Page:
Given the fact that C and I are busily saving, and he still had to work for some of it, I went for ‘staycation’ options and took the opportunity to do some UK-based things, mostly spending time in the country or checking out some places that have been on the to-do list for a while.
The day after my birthday I kept as a ‘London’ day and tried to spend some of it getting my chaotic life back in some semblance of order, which basically translates into furiously cleaning the house and doing loads of life admin, before I could properly relax (another one of those OCD things of mine). Although, on the plus side, I did take time out for lunch and a natter with a friend and then dinner with some other friends at my fave burger place.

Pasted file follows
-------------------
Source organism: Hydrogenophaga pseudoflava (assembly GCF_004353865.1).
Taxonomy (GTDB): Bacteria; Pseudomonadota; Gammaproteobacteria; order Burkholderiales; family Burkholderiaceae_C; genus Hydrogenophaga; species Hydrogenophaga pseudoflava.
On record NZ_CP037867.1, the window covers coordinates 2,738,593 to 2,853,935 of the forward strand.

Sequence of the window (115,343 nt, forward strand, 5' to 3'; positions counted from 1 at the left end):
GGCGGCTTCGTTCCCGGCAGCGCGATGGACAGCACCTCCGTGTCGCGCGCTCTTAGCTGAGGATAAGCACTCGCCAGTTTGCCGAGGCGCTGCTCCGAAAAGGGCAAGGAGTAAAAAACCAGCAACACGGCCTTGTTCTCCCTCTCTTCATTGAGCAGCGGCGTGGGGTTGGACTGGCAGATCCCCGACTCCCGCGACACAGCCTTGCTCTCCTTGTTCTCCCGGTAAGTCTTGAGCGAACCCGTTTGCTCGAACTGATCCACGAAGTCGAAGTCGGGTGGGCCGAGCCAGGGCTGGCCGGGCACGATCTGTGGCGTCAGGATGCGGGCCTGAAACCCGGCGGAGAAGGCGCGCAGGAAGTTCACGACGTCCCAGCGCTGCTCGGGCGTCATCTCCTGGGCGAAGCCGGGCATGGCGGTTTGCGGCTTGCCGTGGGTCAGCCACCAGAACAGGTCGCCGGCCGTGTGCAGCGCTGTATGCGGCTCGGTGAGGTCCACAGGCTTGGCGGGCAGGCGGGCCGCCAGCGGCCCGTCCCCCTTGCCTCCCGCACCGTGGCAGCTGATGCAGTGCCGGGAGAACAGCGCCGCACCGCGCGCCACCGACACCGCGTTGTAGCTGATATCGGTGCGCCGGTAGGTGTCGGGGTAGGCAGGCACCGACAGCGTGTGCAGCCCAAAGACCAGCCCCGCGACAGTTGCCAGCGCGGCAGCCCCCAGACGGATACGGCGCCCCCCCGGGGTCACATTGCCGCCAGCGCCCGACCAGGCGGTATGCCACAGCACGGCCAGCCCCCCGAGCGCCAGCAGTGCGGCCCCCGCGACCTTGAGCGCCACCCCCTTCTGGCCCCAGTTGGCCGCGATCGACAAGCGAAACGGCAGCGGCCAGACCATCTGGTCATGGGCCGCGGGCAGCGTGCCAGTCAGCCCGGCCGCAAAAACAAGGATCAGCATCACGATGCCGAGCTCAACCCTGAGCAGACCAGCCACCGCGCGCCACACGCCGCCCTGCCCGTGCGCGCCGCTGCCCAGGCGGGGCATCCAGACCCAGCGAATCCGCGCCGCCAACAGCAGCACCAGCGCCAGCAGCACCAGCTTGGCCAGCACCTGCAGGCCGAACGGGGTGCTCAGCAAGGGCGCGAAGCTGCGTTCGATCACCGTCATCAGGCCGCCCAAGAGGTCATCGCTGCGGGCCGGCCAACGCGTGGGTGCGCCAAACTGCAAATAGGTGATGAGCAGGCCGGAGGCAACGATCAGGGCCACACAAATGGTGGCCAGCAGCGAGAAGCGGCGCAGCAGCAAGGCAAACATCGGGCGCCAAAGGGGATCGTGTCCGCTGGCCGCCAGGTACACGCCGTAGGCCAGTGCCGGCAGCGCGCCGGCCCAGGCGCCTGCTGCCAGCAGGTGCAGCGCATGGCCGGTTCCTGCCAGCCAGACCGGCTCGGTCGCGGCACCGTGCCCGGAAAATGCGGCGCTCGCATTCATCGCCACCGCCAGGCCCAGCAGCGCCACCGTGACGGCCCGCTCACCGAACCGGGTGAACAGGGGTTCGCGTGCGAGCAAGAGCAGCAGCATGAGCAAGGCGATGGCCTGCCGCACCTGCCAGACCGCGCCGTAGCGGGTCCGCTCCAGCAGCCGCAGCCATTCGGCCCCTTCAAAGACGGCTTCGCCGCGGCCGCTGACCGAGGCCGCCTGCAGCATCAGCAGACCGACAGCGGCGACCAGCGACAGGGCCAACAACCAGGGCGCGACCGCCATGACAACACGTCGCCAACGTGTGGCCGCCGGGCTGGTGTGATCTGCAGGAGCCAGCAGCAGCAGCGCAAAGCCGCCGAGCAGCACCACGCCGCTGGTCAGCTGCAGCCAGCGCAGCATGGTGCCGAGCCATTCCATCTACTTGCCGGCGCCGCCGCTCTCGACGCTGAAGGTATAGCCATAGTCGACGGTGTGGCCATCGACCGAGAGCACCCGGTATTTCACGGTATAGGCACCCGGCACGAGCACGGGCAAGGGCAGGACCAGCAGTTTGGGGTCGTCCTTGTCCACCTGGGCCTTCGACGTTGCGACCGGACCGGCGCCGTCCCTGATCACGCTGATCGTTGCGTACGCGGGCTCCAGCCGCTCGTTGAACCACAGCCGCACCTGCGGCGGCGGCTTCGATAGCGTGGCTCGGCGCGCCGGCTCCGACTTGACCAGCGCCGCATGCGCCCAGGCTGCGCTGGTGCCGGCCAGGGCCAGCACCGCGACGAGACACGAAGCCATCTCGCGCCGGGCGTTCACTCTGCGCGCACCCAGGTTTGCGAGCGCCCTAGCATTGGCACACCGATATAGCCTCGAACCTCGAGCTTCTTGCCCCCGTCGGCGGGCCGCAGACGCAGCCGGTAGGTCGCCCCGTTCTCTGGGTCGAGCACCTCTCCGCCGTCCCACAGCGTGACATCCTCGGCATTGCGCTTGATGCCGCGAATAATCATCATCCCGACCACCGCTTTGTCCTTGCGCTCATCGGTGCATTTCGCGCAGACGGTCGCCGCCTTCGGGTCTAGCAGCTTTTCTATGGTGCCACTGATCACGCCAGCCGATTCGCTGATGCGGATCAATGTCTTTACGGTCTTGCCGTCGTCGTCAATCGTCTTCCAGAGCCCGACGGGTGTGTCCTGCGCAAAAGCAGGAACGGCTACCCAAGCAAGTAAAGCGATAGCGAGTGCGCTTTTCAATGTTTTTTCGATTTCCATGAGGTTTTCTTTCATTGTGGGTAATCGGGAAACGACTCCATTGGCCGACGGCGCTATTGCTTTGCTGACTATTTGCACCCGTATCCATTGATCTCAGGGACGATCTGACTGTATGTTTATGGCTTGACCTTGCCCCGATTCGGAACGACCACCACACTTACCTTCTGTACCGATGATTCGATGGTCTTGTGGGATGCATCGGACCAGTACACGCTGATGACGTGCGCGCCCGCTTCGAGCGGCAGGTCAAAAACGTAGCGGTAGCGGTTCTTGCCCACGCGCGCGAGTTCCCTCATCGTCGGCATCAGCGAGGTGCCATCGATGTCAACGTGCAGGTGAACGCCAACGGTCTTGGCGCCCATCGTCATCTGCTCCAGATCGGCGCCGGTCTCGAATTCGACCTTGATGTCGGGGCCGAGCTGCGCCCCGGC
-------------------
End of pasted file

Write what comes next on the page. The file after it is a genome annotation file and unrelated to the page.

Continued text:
The third day however, I went on a little trip up north to Lyme Park. This has been on my to do list probably since I was about 17!
You may not have heard of Lyme Park in the UK before, but if you’ve ever read Jane Austen’s Pride and Prejudice or watched the BBC mini series, you quite possibly have heard of Pemberley. Lyme Park was the building used as ‘Pemberley’ in the BBC mini series starring Colin Firth – possibly everyone’s favourite British male actor?
While I was doing my final year at High School and I was studying the book, I became a little obsessed with the BBC version. Not quite sure why to be honest but I have seen all 6 hours of it about 60 times (not kidding), and went through a stage where no matter what I was doing I’d just have to have it in the background, and knew it all off by heart. I think it was during my Jane Austen obsession days that I really became fixated on moving to the UK after school. It had always been on the cards, but this period of my life definitely cemented it! What a geek!